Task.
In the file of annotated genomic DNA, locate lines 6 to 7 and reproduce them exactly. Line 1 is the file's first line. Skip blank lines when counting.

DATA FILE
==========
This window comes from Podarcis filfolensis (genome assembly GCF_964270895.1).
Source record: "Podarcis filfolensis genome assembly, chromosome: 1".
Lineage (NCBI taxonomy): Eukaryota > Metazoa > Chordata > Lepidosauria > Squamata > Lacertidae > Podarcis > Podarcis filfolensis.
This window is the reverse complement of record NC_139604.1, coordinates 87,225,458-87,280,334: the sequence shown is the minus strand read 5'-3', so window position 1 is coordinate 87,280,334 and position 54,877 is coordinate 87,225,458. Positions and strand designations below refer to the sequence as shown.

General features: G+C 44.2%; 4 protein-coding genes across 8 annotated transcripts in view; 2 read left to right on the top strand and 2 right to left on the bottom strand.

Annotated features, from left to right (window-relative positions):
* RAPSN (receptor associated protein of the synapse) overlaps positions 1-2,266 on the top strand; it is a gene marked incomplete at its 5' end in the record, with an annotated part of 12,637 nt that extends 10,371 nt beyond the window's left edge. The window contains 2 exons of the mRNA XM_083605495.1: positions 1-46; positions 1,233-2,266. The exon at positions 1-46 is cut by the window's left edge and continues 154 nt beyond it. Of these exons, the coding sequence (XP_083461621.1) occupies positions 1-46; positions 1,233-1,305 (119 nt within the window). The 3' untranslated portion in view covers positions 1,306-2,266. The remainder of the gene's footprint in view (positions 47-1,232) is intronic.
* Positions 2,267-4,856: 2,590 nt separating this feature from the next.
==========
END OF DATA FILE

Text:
Annotated features, from left to right (window-relative positions):
* RAPSN (receptor associated protein of the synapse) overlaps positions 1-2,266 on the top strand; it is a gene marked incomplete at its 5' end in the record, with an annotated part of 12,637 nt that extends 10,371 nt beyond the window's left edge. The window contains 2 exons of the mRNA XM_083605495.1: positions 1-46; positions 1,233-2,266. The exon at positions 1-46 is cut by the window's left edge and continues 154 nt beyond it. Of these exons, the coding sequence (XP_083461621.1) occupies positions 1-46; positions 1,233-1,305 (119 nt within the window). The 3' untranslated portion in view covers positions 1,306-2,266. The remainder of the gene's footprint in view (positions 47-1,232) is intronic.